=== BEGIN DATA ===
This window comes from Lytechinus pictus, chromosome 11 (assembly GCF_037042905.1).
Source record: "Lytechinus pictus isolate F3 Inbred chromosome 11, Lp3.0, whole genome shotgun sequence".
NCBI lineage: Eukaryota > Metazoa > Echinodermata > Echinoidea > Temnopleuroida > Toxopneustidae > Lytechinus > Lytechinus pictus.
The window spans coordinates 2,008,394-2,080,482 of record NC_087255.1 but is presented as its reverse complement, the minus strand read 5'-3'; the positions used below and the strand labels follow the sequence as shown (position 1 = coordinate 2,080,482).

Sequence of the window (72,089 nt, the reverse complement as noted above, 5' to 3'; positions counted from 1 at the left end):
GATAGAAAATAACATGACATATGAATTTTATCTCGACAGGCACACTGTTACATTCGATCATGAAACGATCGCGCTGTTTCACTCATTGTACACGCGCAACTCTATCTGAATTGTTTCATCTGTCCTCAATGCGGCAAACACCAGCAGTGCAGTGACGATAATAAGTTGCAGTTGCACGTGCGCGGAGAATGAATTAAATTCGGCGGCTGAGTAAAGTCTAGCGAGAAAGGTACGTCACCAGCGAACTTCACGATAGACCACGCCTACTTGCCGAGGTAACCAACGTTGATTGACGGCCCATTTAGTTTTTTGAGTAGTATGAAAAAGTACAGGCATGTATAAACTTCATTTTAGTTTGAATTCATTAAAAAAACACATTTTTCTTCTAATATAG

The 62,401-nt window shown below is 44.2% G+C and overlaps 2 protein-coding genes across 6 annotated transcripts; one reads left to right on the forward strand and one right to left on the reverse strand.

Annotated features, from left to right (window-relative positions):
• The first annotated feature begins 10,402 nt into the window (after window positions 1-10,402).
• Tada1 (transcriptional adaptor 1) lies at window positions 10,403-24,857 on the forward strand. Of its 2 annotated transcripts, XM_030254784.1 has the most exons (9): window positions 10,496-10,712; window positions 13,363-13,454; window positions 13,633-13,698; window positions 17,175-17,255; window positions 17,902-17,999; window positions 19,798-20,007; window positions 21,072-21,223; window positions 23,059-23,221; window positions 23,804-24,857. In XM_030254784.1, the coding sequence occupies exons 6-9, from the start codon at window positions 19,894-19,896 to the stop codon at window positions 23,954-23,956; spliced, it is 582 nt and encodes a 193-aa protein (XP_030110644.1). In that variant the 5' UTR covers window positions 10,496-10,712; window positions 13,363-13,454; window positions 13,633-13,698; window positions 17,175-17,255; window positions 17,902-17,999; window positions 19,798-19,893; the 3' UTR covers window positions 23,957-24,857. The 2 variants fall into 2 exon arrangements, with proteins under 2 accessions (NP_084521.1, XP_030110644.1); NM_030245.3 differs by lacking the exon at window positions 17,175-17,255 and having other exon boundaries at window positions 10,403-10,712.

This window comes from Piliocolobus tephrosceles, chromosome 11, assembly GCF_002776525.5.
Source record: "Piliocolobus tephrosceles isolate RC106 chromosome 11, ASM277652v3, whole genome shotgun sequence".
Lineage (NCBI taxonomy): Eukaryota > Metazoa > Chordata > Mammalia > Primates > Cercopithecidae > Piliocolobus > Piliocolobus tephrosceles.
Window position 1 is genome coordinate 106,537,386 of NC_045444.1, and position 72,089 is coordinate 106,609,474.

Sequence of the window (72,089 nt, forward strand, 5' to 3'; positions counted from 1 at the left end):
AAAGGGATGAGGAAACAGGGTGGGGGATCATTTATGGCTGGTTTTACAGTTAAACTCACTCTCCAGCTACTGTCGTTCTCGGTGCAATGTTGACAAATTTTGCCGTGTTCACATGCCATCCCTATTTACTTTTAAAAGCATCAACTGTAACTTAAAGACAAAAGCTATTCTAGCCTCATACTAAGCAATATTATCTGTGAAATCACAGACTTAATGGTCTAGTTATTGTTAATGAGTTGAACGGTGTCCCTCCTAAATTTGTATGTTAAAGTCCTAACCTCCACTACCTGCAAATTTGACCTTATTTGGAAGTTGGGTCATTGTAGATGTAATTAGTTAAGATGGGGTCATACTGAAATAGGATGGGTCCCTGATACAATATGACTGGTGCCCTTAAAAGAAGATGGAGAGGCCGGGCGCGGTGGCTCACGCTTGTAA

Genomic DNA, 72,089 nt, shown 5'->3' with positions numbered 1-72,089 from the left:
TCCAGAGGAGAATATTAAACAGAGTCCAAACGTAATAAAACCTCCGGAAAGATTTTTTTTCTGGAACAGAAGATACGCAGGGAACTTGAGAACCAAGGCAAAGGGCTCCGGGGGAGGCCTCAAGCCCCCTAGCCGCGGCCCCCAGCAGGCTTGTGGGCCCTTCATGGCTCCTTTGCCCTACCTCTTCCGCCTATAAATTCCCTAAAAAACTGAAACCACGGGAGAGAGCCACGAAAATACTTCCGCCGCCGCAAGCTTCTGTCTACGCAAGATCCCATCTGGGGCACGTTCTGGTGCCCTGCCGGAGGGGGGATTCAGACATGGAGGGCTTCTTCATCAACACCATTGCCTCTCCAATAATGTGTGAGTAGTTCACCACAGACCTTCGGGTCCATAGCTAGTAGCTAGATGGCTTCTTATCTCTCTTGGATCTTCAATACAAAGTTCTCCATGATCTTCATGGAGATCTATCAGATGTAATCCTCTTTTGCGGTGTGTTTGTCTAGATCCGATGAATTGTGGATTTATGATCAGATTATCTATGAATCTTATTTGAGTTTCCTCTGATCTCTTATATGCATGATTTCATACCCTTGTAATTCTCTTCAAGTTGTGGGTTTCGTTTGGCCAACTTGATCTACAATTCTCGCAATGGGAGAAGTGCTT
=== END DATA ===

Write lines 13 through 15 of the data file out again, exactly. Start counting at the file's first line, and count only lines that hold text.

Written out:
Lineage (NCBI taxonomy): Eukaryota > Metazoa > Chordata > Mammalia > Primates > Cercopithecidae > Piliocolobus > Piliocolobus tephrosceles.
Window position 1 is genome coordinate 106,537,386 of NC_045444.1, and position 72,089 is coordinate 106,609,474.

Sequence of the window (72,089 nt, forward strand, 5' to 3'; positions counted from 1 at the left end):